Department of Homeland Security officials have been directed to stop using those terms and replace them with "noncitizen."

Por Alma Sacasa
Febrero 17, 2021
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In his immigration reform bill, President Joe Biden proposed removing the term "alien" from U.S. immigration laws and replacing it with the word "noncitizen." Department of Homeland Security officials have also been directed to stop using the terms "alien" and "illegal alien" when referring to people who aren't U.S. citizens, in an effort to change the immigration terminology.

"This change is designed to encourage more inclusive language in the agency's outreach efforts, internal documents, and in overall communication with stakeholders, partners, and the general public," Joe Sowers, U.S. Citizenship and Immigration Services spokesperson, said in a statement.

Credit: Universal History Archive/Universal Images Group via Getty Images

César Cuauhtémoc García Hernández, a University of Denver law professor, told BuzzFeed News that the new phrasing is very significant, but still won't stop the deportation of immigrants. "Removing 'alien' ... won't stop ICE from deporting anyone or make life easier for people who aren't US citizens," he said. "Still, it is important to remove the word 'alien' because it's offensive to describe people using the same word that conjures images of two-headed Martian invaders."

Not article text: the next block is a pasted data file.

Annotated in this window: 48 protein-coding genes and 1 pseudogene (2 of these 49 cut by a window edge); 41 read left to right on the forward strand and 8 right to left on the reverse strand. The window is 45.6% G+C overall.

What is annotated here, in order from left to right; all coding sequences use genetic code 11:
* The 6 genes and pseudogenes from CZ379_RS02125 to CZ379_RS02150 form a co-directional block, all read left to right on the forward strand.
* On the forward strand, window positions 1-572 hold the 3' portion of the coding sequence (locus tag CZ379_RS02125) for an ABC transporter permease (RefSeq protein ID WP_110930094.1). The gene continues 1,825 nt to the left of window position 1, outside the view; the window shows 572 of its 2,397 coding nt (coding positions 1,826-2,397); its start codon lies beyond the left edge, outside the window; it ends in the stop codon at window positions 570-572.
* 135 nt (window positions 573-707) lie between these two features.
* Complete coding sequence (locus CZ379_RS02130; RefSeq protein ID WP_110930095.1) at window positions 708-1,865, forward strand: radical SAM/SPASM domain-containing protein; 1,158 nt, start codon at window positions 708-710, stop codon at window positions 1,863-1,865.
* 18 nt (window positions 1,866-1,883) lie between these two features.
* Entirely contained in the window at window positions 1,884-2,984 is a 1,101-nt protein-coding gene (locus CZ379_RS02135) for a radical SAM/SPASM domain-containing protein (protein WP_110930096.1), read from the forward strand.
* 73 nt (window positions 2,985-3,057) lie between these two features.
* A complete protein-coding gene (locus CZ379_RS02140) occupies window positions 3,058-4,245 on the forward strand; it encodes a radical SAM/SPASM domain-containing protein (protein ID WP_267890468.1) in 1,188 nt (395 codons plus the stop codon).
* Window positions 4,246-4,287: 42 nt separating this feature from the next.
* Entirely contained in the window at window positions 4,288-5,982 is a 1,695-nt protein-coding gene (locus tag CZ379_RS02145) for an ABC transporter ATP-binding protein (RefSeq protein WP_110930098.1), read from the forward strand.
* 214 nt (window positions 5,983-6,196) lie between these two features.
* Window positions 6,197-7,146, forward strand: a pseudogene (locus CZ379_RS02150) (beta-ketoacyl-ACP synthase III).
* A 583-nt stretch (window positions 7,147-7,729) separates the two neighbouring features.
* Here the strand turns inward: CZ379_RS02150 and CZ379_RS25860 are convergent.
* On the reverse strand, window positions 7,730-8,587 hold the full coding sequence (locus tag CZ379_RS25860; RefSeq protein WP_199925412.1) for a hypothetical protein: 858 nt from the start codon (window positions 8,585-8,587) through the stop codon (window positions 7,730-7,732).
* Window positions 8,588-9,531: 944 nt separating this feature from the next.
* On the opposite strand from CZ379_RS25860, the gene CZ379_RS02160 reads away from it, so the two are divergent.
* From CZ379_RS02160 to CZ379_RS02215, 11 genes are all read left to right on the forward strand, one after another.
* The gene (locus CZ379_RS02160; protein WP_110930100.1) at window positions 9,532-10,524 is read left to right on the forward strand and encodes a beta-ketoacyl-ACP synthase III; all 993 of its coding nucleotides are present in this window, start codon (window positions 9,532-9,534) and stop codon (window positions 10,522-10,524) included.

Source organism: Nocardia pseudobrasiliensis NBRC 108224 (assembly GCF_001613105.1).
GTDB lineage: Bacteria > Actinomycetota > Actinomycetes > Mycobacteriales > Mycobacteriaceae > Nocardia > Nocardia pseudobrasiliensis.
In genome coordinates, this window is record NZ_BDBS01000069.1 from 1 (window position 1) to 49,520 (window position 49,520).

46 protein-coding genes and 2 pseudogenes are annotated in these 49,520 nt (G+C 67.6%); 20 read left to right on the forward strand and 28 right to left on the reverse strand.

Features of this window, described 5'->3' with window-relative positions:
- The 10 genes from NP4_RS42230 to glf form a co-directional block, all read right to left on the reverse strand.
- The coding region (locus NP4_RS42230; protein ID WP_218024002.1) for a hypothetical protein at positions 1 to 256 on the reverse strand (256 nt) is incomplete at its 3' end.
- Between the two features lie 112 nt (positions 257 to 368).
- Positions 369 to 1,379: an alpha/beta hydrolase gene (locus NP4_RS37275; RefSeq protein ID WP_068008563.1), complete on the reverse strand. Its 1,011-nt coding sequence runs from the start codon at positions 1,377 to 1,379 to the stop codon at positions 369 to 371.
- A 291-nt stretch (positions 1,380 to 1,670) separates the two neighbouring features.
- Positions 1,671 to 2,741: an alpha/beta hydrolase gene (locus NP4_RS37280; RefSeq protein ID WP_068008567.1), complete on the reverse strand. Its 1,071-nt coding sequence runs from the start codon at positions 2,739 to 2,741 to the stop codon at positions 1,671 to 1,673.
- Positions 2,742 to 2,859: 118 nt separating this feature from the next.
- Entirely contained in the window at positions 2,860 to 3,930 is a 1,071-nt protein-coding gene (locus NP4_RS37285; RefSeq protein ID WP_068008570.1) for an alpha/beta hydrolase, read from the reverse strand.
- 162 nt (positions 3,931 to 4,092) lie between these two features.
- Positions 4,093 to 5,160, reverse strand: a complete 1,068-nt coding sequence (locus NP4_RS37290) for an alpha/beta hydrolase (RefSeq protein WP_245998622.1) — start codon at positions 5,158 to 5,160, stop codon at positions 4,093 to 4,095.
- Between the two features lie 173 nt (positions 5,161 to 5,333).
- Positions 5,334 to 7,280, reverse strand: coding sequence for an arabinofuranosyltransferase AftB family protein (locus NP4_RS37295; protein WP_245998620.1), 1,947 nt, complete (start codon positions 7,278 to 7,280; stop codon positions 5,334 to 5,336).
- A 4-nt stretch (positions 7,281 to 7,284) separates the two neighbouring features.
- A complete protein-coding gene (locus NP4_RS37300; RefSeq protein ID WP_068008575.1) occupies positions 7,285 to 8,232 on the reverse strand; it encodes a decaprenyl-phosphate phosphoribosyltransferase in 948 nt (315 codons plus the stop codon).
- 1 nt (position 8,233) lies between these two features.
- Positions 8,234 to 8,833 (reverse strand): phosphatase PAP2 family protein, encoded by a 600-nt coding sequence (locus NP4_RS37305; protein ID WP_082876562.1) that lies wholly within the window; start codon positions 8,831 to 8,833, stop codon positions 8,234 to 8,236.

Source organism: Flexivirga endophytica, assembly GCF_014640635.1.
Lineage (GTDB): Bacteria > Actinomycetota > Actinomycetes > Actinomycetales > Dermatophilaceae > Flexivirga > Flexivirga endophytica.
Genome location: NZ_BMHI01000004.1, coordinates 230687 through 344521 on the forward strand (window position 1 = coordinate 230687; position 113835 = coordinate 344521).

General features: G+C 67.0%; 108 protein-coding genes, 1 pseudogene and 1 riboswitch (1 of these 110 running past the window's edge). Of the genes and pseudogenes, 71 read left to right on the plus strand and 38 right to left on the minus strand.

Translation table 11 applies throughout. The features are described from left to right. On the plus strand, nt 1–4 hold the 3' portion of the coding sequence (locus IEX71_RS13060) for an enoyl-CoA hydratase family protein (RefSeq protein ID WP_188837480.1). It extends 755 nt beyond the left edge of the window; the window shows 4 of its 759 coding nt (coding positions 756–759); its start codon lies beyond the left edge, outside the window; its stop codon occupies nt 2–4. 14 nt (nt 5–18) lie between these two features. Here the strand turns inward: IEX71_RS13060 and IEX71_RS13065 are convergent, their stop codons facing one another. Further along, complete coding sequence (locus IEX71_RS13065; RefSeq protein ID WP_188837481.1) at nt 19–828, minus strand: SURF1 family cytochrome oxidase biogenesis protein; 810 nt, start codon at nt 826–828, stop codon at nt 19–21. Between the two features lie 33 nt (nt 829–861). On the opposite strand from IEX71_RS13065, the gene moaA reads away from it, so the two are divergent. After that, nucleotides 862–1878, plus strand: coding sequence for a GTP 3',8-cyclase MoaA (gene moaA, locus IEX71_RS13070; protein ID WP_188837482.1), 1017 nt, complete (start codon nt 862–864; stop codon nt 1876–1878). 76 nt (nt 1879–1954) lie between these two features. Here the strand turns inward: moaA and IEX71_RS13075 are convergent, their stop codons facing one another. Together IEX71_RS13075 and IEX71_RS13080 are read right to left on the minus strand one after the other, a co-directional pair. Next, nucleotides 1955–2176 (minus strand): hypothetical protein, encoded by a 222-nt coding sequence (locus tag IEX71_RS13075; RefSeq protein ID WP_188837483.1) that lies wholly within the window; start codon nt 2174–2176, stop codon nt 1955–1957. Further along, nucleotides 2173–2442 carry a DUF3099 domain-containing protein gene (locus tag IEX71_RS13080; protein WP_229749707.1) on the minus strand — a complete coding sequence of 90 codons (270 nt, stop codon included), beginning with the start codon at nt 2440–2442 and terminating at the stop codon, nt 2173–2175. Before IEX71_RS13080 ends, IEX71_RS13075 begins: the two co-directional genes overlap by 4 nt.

This isn't the first time government officials have tried to change the immigration phrasing. In 2015, former California Governor Jerry Brown signed a law that removed the word "alien" from California legal records, and a Colorado legislator attempted a similar move in 2019. Representative Joaquin Castro introduced a bill in 2019 to have it removed on a federal level. "The term 'alien' is used as a dehumanizing slur, and should be removed from the language in our statutes. This change might seem symbolic, but it's an important step to restore humanity after years of demonization," Castro said in a statement to NBC News.

The new bill will also seek to provide an eight-year path to citizenship to recipients of the Deferred Action for Childhood Arrivals program, individuals with temporary protected status, and millions of others living in the United States without legal immigration status.